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Day of Atonement


Kevin Gonzalez


            Martin Gardner squandered his last few moments of freedom by gulping down tepid, bitter coffee to wash away the taste of stale corn tortillas that had made up his hasty breakfast while on the run from the law. Baring yellowed teeth in a grimace, he wiped his stubbled chin and mouth with a greasy sleeve, and then spat.

            Just before the coffee-stained saliva hit the ground, he heard the click-clack of a rifle’s bolt ramming a cartridge home. He slid his hand around the grips of his Remington .44-40 just as he heard the warning: “Pull that gun and your breakfast will be spilling out of your brisket.”

            Gardner spread his fingers wide and raised his hands high in response to the challenge. Turning his head with the slowness of a minute hand on an Elgin, he glimpsed the barrel of a Krag carbine pointed at his midsection.

            The Army gun was in the capable hands of Eli Weiss, Arizona Ranger. Gunmetal gray eyes dominated a lean face with jutting cheeks and a hawk-like nose that desert winds had eroded with faint wrinkles. Of medium height and showing that he had inherited his blacksmith father’s wide shoulders and deep chest, he cast a stocky shadow. His weathered, tan outfit of shirt, vest and canvas trousers was the color of sand, perfect camouflage for a desert man-hunter. Even his battered straw sombrero matched his surroundings. Completing his outfit was a long-barreled Colt .45, worn crossdraw to afford either hand a quick grasp.

            The ranger spat his words like bullets. “Smart move, Gardner. Smarter than that bank job you pulled in Tucson. I know the owners of that bank, the Jacobs brothers Lionel and Barron. You’re lucky that Lionel didn’t catch you. He’s pure hell with his fists. Me, I like to let this Krag .30-40 do my fighting. Lead hits much harder than flesh and bone.

             His voice gentled a bit as he continued. “Besides, this is a special time for the brothers. High Holy days are upon us. Rosh Hashanah, the New Year, just passed. We’re headed for Yom Kippur, the Day of Atonement. So they decided to let me do it instead.”

            So here I am stuck on duty, thought the ranger, a Jew himself. He had wanted to observe Yom Kippur with his old friend Solomon Pliskin in the tiny town of Panacea. Might yet make it, he thought. Gardner would become the temporary guest of town marshal Verdell Hubbard’s jail while Weiss too the opportunity to practice his religion with other Jews. It had been a chance meeting with Pliskin during Passover some years ago that had reawakened his sense of religion and he had kept it going ever since, a tough thing to do on the trail on the lookout for bandits and bullets.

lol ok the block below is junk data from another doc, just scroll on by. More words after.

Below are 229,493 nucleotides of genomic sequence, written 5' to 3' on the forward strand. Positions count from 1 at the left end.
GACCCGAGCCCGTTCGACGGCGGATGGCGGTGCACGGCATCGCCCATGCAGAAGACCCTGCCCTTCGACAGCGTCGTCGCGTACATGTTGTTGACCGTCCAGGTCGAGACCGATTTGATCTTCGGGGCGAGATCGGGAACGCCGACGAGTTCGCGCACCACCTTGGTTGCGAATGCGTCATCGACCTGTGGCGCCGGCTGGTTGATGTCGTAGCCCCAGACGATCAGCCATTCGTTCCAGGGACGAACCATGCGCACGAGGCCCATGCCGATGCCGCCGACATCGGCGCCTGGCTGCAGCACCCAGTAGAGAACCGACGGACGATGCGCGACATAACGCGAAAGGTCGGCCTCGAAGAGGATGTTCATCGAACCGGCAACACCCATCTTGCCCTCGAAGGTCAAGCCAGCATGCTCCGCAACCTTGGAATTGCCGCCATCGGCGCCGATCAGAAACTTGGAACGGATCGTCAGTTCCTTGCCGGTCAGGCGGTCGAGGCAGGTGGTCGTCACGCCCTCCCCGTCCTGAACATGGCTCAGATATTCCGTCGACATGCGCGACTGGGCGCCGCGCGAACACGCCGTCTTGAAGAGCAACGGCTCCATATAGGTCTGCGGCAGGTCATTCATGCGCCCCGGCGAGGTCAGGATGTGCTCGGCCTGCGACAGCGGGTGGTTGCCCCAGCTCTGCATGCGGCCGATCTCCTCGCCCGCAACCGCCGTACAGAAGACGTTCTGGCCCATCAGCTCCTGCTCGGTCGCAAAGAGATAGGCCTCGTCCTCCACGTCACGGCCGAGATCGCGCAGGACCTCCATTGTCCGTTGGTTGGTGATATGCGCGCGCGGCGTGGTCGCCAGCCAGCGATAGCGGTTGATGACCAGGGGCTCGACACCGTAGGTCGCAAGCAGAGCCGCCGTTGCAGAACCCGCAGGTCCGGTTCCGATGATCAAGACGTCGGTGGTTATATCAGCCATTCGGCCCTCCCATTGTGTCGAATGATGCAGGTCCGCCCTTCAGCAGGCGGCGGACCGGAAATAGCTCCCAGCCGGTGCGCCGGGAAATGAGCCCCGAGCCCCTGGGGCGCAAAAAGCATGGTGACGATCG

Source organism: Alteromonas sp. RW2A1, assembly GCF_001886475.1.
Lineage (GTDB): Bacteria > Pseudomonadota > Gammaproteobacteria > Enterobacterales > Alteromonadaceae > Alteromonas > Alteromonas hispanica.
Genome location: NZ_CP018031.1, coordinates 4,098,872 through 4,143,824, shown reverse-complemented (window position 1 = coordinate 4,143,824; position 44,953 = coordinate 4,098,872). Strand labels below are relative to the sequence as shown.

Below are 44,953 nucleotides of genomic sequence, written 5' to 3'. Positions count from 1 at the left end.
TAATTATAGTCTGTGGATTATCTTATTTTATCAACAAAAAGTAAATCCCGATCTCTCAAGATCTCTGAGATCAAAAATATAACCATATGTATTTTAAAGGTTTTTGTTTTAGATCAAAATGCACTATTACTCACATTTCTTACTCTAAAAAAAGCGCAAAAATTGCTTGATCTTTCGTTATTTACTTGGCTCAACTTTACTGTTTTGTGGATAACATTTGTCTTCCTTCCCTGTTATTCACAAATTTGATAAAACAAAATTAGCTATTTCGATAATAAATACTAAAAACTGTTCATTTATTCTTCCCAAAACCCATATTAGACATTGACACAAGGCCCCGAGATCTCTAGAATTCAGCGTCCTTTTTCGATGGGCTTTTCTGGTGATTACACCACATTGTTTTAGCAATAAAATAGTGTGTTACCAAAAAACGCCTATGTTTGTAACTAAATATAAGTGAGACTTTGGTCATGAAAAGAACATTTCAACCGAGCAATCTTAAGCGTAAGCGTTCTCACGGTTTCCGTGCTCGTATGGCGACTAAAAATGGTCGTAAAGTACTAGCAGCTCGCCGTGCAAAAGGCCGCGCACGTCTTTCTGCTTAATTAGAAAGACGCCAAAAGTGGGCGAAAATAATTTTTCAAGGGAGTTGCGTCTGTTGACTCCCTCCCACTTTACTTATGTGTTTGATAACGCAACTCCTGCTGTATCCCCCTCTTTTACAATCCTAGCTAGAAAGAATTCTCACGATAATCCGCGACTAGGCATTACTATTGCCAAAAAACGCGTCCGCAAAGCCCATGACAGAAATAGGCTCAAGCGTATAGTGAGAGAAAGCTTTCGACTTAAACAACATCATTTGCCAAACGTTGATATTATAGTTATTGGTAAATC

Still, if he pushed things a bit, he might just make it to Panacea in time for the somber time in the Jewish calendar where Jews ask God for forgiveness for their transgressions of the year past and to be written well of in the Book of Life. Panacea had its minyan at long last, the 10 men of faith necessary to hold services. Pliskin, a merchant nicknamed Secondhand Sol, was chosen as lay rabbi to lead the services, which was a signal honor.

            Odd how so many look up to such a small man, thought Weiss. Including me.

            He noticed the outlaw staring at the carved mesquite grips of his Colt. “Looks like you put one too many points on that star,” said Gardner. “You rangers wear a five-pointed one, not six-pointed.”

            “Whittled on these stocks whiling away the time during the more lonesome parts of the trail, Gardner,” replied Weiss as he disarmed the outlaw and manacled his wrists. “And I counted just right. The six-pointed star is the Mogen David, the sign of my faith as a Jew. It reminds me of the higher authority that I serve.”

             “You don’t have to tell me anything about the High Holidays or that Mogen David,” snorted the outlaw. “You’re looking at the former Mordecai Baumgartner. Yup, a lantzman, just like you.”

            “If you were just like me, Jew or not, you’d help keep the law, not break it,” retorted the ranger.

            “I had my bellyful of law,” Gardner snapped back. “Didn’t help much when they ran my old man out of town for being different. Didn’t like him setting up shop on Sundays when the other merchants were closed. Didn’t like his accent or his faith.

            “So when I could, I left the family, changed my name and dropped my faith. Tried to make an honest living but something always got in the way and I ended up looking for the easy way out. Maybe things would be different if I had gotten a better deal from those law-abiding Christian folks.”

            “Nice speech,” answered Weiss. “Now mount up and move. We’ve got a ways to travel. We’re headed toward Panacea and Jewish services. You’ll get lodgings in the jail.”


            They pushed hard. Lunch was gnawing leathery jerky and washing it down with warm water from their canteens while the horses rested. But even Weiss had to admit they needed to stop for the evening before the final leg of their trip to Panacea.

            He unpacked special hardware for the camp site – a sawed-off, single barrel shotgun chopped down for close-quarters work. “Fellow ranger told me he uses one when bringing in prisoners,” he explained to Gardner. “Says it’s handier than toting a rifle or trying to draw a revolver from an awkward position. And one load of buckshot should be all you need at arm’s length distance.” A leather loop from its abbreviated butt stock wrapped around his wrist kept it at the ready at all times.

            Reaching into his saddle bags, he tossed a flat tin to Gardner. “Here’s supper. That little key on top takes off the lid.”

            “Sardines! I was hoping for bacon and beans at least,” complained the prisoner, glaring at the tin.

            “Sardines pack away light and flat. Good for the trail. Bacon? I gave that up when I began taking my religion seriously again.”

            “Got anything else?” asked Gardner. He soon snatched at a baked brick of bread thrown his way. “Hard tack?”

            “If it’ll help, think of it as matzah,” said the ranger, taking about the unleavened flat bread eaten during Passover. “Or were you wishing for some challah?” asked Weiss, referring to the braided bread of the holidays.

            “And some wine, too,” laughed Gardner. “We can say the motzi before we break bread.” He paused, and then reaching back into his memory, dusted off and said the traditional prayer before dining: ‘Blessed art Thou, O Lord our God, King of the universe, who brings forth bread from the earth.’” He shook his head. “Damn, haven’t thought of that in years.”

             “Looks like you haven’t thought of a lot of good things to do in years,” observed the ranger, downing some of the little fish.

            “I guess I always thought of being as Jew as a troublesome inconvenience.”